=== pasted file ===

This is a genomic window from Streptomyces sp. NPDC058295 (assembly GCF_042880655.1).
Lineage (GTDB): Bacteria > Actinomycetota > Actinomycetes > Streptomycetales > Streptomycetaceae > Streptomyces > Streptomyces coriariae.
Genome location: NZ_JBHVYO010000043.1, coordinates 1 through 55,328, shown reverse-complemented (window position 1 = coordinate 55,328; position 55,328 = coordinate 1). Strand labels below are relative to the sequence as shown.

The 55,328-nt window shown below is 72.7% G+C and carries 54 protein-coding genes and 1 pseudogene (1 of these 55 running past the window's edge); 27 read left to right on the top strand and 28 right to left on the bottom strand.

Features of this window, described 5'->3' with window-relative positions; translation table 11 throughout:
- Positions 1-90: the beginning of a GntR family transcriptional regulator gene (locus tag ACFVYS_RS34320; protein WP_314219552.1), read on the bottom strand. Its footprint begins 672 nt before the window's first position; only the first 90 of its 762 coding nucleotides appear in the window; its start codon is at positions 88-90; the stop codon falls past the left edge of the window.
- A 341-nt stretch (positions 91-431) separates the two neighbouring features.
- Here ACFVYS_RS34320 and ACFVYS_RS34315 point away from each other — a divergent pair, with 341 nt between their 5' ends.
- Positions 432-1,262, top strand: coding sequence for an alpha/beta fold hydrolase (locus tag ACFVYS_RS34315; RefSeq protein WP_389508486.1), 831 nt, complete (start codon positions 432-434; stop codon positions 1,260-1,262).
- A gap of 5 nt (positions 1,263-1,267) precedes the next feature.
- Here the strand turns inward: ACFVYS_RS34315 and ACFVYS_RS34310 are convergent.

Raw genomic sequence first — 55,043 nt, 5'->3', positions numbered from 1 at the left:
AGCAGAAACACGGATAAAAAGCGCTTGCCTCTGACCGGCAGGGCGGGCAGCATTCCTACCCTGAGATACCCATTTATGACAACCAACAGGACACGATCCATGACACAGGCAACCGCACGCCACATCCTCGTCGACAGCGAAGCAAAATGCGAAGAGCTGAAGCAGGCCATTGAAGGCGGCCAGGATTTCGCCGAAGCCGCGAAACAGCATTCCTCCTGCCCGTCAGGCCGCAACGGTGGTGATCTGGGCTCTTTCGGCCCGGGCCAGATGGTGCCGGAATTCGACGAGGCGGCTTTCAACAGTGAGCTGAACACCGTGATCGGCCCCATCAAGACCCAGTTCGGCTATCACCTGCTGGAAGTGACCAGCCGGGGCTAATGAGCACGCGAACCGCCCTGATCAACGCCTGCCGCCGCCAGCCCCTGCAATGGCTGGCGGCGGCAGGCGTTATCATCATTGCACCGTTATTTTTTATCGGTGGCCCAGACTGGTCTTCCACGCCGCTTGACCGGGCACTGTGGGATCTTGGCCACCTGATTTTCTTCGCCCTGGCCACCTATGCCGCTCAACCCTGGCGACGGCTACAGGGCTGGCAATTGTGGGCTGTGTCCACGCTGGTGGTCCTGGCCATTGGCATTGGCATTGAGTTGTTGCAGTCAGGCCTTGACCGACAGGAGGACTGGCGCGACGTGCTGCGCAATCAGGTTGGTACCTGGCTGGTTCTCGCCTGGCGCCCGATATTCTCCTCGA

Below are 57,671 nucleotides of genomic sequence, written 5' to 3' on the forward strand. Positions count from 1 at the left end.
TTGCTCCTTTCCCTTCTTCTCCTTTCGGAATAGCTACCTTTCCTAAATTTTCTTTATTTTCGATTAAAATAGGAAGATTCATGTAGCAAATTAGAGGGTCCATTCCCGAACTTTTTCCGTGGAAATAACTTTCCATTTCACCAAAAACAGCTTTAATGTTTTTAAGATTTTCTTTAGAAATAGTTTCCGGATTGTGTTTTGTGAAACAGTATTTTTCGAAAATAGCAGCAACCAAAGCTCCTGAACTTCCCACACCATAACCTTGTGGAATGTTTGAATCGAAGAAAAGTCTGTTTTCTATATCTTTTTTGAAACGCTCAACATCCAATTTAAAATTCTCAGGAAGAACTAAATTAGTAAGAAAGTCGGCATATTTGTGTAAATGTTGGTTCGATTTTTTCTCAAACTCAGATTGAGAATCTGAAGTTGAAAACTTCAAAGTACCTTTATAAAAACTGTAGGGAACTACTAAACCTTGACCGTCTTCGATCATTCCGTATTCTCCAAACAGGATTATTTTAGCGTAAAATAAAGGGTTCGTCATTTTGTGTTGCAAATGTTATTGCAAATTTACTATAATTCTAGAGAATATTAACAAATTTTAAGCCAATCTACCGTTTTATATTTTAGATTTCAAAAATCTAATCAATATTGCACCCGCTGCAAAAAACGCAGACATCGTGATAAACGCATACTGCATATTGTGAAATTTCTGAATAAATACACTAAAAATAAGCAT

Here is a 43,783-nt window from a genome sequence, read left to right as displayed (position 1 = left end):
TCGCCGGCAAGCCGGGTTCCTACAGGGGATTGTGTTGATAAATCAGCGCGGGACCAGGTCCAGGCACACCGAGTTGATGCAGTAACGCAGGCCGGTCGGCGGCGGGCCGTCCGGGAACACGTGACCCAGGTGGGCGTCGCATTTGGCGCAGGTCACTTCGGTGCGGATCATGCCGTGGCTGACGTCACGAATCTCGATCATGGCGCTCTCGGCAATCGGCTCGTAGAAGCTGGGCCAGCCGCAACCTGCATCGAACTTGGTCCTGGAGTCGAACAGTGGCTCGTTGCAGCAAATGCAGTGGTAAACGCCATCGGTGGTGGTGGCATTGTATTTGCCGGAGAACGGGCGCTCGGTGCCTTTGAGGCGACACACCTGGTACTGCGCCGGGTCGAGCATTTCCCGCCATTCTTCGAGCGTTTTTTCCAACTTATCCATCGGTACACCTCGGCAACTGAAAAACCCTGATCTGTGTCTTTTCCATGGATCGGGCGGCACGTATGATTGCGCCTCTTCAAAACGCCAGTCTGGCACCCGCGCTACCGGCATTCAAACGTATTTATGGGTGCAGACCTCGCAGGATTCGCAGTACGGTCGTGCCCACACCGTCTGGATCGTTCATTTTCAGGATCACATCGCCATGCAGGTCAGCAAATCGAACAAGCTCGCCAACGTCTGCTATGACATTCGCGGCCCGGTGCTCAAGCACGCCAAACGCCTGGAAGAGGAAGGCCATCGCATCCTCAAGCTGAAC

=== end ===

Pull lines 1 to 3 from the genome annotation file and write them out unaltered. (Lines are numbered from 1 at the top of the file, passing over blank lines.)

This is a genomic window from Streptomyces sp. NPDC058295 (assembly GCF_042880655.1).
Lineage (GTDB): Bacteria > Actinomycetota > Actinomycetes > Streptomycetales > Streptomycetaceae > Streptomyces > Streptomyces coriariae.
Genome location: NZ_JBHVYO010000043.1, coordinates 1 through 55,328, shown reverse-complemented (window position 1 = coordinate 55,328; position 55,328 = coordinate 1). Strand labels below are relative to the sequence as shown.